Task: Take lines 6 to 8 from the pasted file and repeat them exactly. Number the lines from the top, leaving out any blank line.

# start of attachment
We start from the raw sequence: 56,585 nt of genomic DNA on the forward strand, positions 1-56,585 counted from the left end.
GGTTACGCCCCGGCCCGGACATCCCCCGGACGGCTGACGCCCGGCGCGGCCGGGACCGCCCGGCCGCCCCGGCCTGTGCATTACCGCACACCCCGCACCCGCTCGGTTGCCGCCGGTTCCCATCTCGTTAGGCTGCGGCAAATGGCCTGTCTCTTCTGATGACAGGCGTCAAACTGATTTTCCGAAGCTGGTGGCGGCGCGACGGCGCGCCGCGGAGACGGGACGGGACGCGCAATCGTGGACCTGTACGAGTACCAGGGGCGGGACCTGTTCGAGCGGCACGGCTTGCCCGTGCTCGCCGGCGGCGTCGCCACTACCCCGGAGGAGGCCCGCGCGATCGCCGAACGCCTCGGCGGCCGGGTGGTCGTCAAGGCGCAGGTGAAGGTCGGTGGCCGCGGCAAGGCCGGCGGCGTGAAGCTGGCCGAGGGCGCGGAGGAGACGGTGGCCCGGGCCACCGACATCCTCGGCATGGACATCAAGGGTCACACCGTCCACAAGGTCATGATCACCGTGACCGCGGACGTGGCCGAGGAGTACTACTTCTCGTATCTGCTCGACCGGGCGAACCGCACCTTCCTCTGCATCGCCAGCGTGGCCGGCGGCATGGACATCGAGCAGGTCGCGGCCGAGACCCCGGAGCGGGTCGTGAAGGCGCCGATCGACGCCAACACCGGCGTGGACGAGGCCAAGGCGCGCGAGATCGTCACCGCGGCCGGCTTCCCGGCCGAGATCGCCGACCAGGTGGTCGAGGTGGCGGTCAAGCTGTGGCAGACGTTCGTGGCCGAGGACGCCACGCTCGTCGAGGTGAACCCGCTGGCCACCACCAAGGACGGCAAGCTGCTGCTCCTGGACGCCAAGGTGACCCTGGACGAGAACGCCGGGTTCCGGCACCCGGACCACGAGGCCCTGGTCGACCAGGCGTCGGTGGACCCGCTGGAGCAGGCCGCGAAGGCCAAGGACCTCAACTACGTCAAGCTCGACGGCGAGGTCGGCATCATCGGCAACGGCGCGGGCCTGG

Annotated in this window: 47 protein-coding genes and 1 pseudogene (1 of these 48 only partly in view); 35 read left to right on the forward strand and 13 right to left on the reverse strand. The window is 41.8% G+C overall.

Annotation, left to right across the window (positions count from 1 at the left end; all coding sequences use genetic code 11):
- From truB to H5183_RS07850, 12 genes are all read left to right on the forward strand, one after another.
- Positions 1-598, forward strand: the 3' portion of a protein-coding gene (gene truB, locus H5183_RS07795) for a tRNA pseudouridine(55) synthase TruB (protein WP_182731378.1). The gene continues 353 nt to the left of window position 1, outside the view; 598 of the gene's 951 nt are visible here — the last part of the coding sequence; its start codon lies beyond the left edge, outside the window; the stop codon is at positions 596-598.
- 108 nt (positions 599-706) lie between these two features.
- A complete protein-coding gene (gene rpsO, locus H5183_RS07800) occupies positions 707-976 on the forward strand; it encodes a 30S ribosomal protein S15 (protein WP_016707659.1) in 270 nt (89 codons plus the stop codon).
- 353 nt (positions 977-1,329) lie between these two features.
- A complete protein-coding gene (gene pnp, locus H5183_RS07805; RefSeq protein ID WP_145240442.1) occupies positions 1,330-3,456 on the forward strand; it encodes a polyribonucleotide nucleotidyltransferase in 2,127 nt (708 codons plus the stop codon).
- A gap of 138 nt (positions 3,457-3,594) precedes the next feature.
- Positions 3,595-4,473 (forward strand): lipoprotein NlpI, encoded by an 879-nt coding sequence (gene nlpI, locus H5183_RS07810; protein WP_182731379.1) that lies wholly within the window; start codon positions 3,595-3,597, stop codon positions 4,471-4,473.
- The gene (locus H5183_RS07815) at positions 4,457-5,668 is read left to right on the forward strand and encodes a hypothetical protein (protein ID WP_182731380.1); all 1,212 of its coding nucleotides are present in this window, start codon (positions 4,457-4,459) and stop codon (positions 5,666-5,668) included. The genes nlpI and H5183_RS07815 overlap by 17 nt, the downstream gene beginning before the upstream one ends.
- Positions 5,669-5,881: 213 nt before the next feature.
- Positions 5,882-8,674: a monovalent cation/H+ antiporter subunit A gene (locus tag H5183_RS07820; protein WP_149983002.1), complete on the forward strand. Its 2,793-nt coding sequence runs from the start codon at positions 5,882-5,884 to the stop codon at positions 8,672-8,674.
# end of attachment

- Positions 1-598, forward strand: the 3' portion of a protein-coding gene (gene truB, locus H5183_RS07795) for a tRNA pseudouridine(55) synthase TruB (protein WP_182731378.1). The gene continues 353 nt to the left of window position 1, outside the view; 598 of the gene's 951 nt are visible here — the last part of the coding sequence; its start codon lies beyond the left edge, outside the window; the stop codon is at positions 596-598.
- 108 nt (positions 599-706) lie between these two features.
- A complete protein-coding gene (gene rpsO, locus H5183_RS07800) occupies positions 707-976 on the forward strand; it encodes a 30S ribosomal protein S15 (protein WP_016707659.1) in 270 nt (89 codons plus the stop codon).